Dubai: Noor, Aisha and Rimsha were born deaf. But they were able to overcome their difficulty and their parents were overjoyed after hearing them recite the Holy Quran and interact with others — thanks to the Mohammed bin Rashid Al Maktoum Global Initiatives (MBRGI) that has been spreading hope and making a difference to millions of lives around the world since 2015.
The sisters were among countless others who benefitted from MBRGI and Al Jalila Foundation’s projects and initiatives. “Some were given a new life, some gave a fresh lease of life to others, while others inspired their fellows to dare to dream and achieve,” noted MBRGI, adding: “(We) drive change and inspire those around us to be better.”
Gift of hearing to three sisters
Hope came to Afdal, the girls’ father, in 2017. He had been searching for ways to restore his daughters’ hearing, until he was introduced to cochlear implants, a cutting-edge technology that offers a permanent solution for hearing impairment. But the treatment came with a high cost for the family, who have been living in the UAE since 2005.
Afdal approached Al Jalila Foundation and in no time the request for a cochlear implant for the youngest daughter, Noor, who was six at the time, was approved. She was chosen first as implants have higher success rates and faster results for younger patients.
Noor improved rapidly after receiving her cochlear implant. She joined a school with other children her age and did not show any signs of cognitive or social delay, despite the fact that she lived in complete silence for the first six years of her life, her parents shared.
Soon, Al Jalila Foundation took care of the older sisters, Aisha and Rimsha, who previously relied on lip-reading to communicate. They also received their cochlear implants and now all three iblings are living their lives to the fullest and planning for a brighter future.
Noor’s mother said: “The happiest day of my life was when we received the approval for the cochlear implant for our daughters. It was a priceless gift that drastically changed our lives forever.”
Meet Algeria’s reading star
Mohammed Jalloud, who is from Constantine, a city in northeastern Algeria, was crowned champion in the first edition of Arab Reading Challenge. He read and summarised more than 50 books in one school year and demonstrated insightful articulation and analytical thinking to the judges during the final round of the competition.
It was no mean feat as he was only seven years old at the time and he stood out because he made good impression with his confidence and fluency in the Arabic language. Winning the Arab Reading Challenge inspired him to continue working hard to develop his skills while pursuing his studies.
The prize has also opened many doors for Mohammed and he shared his prize. He gifted a small library to his schoolmates to encourage them to read. He also presented a TV show titled ‘The Treasure of Reading’, which aired on the children’s ‘Baraem’ channel, in addition to participating in a traffic safety campaign for one of Algeria’s provinces.
Five years after winning the Arab Reading Challenge, Mohammed remains the pride of his community and his city. He has been mentioned in the elementary and middle school history and in English books, as an example of individual achievement and ambition. It was no exaggeration that he became a national icon in Algeria. But Mohammed remains grounded and he knows he still has a long way to go to complete his schooling, develop his skills and acquire more knowledge.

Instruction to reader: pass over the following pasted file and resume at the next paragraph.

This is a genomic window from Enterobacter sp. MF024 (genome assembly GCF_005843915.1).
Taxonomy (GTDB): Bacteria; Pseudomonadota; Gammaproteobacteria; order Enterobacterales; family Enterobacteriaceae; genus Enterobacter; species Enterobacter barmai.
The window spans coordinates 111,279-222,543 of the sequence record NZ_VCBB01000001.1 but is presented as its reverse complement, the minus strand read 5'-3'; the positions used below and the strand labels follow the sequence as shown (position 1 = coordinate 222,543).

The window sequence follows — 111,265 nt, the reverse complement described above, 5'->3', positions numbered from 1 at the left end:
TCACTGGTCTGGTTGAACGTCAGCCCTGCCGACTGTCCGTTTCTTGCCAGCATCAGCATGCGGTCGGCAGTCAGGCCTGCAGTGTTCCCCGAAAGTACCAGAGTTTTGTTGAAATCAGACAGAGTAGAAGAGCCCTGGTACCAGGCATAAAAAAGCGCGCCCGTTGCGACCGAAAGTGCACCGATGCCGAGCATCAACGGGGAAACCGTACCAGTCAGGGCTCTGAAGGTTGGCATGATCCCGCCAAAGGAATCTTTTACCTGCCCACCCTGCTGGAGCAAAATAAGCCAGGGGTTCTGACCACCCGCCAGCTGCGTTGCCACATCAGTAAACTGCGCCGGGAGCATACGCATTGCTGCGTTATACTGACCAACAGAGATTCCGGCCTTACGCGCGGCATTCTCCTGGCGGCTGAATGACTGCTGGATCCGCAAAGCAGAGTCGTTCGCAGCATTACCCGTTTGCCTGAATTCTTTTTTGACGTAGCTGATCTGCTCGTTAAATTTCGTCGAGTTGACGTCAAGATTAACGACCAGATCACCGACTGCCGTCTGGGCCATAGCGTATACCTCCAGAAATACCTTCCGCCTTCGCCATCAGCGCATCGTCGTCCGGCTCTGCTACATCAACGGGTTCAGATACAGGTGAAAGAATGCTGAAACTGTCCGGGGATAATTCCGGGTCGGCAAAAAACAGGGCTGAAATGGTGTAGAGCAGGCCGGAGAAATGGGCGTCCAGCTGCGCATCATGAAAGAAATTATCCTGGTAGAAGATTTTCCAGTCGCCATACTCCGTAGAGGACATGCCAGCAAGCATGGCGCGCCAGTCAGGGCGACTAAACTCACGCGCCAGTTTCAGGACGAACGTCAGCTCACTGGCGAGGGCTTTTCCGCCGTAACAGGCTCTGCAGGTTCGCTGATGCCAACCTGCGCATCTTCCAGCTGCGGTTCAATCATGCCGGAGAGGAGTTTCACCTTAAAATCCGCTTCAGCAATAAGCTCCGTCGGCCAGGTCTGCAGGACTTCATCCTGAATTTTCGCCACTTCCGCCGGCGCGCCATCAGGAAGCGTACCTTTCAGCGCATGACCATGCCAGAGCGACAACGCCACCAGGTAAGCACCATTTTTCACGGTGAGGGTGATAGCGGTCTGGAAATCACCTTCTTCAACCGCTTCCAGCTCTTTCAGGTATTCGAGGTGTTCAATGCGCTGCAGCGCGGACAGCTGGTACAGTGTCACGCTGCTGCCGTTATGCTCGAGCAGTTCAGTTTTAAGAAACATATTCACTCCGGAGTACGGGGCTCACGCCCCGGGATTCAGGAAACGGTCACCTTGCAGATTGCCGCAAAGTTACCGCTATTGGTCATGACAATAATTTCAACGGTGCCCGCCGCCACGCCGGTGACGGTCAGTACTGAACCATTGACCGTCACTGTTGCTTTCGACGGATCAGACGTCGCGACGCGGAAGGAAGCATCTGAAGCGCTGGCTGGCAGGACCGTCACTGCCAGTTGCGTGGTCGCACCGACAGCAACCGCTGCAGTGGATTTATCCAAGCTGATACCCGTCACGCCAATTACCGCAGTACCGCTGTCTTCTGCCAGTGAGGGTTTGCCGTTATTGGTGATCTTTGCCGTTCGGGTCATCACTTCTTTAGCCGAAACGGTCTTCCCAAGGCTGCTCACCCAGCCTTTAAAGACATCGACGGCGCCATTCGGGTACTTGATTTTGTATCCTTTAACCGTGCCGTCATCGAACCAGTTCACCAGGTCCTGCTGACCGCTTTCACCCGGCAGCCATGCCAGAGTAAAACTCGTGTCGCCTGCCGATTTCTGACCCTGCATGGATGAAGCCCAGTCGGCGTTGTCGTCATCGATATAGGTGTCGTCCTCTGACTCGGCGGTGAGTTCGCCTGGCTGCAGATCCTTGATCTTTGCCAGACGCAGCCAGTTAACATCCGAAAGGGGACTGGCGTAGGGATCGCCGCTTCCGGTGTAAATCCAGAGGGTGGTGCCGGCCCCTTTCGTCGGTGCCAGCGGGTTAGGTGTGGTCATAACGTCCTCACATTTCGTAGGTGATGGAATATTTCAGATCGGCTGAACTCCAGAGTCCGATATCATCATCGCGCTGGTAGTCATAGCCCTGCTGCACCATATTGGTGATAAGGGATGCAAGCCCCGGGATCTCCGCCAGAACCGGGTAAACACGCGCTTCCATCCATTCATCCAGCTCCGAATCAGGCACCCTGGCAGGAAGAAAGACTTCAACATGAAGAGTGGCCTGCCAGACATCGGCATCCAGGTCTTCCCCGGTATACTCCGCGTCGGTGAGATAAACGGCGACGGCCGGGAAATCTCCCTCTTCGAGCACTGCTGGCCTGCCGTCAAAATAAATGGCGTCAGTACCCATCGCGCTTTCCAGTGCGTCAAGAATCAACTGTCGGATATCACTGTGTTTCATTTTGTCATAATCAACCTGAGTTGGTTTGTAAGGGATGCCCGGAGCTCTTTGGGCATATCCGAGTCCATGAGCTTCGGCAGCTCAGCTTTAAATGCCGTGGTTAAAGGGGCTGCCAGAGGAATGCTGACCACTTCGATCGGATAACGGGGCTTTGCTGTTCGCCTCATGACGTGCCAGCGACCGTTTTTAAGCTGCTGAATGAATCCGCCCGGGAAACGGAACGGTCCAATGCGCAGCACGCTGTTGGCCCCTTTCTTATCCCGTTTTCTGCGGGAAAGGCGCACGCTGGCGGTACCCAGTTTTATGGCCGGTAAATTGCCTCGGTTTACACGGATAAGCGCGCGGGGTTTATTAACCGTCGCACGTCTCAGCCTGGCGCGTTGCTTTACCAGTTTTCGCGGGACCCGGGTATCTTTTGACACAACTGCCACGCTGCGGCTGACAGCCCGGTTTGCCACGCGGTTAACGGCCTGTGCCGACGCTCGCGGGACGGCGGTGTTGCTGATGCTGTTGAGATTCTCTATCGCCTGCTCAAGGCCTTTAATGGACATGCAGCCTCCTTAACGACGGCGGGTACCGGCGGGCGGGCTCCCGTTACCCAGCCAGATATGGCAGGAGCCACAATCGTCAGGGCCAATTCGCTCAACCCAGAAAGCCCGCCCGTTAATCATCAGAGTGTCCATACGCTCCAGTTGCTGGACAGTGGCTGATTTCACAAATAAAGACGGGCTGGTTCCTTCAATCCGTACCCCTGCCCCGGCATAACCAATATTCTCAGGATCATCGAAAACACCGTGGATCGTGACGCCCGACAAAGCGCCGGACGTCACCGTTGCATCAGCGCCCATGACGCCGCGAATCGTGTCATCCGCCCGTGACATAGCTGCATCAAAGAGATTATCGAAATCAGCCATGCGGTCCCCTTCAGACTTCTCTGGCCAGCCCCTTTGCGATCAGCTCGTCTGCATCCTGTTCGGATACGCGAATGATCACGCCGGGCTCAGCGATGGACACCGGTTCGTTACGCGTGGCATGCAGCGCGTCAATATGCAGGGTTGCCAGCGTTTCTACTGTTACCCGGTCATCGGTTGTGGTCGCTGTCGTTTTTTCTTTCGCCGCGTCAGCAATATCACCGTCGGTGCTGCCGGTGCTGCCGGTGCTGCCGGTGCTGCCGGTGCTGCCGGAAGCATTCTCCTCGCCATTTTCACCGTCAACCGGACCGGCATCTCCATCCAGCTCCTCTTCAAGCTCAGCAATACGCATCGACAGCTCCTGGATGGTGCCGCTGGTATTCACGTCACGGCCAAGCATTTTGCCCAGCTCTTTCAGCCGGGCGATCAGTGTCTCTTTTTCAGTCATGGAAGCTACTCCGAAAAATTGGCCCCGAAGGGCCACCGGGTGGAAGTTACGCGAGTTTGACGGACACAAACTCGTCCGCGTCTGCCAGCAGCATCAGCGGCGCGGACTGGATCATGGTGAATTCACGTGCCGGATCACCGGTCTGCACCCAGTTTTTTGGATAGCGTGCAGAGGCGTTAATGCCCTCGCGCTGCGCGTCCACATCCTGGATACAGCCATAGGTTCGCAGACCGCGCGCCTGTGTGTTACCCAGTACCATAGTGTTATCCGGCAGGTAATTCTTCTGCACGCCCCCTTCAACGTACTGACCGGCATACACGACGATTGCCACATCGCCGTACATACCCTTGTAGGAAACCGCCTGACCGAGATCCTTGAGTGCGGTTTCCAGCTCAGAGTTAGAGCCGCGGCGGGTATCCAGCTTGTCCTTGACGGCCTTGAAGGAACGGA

‘Hope is a light that never dies’
“The most important thing is to have the determination to start. Lighting a candle is better than shedding tears over ashes,” says Husham Althahabi, who was among the five finalists in the 2017 Arab Hope Makers initiative. The Iraqi humanitarian pioneer was cited for his efforts in spreading hope through the ‘Iraqi House of Creativity’ in Baghdad.
Althahabi began his journey helping children in 1998, when he adopted two children after he saw homeless orphans wandering hopelessly, looking for a shelter around the office of a humanitarian organisation.
He decided he was no longer just an observer but a changemaker. In 2004, he converted his own house into a foster home. To date, Althahabi’s ‘Iraqi House of Creativity’ has helped raise 480 orphans to lead independent, productive lives. The House currently hosts 70 children and has become a safe haven for the city’s orphans and homeless children.
- Dubai hosts Expo’s final International Participants Meeting
- 83 million people worldwide benefit from MBRGI’s Dh1.2 billion humanitarian and social projects in 2020
- Eid Al Fitr holidays announced for UAE private sector
- Supporting UAE Armed Forces and defence industries will remain a strategic priority, President Sheikh Khalifa says
Since winning the Arab Hope Makers prize, Althahabi’s aspirations have grown bigger and the lives of the children he has taken in have changed drastically. He has put his Dh1 million prize purse in establishing a foster home in Baghdad, which is set to become a certified child-care establishment for orphans, homeless children and others in need.
Construction of the foster home began in October last year and is due for completion by the end of 2021. Once complete, it will be an eco-friendly, integrated institute, comprising a counselling centre, health club, gym, football pitch, study halls and a library. The home will provide fulltime housing for 280 young people and offer support to more than 1,000 non-resident children every year. Children will also be able to undertake occupational training programmes in a variety of livelihood activities, including cooking, sewing, embroidery and hairdressing.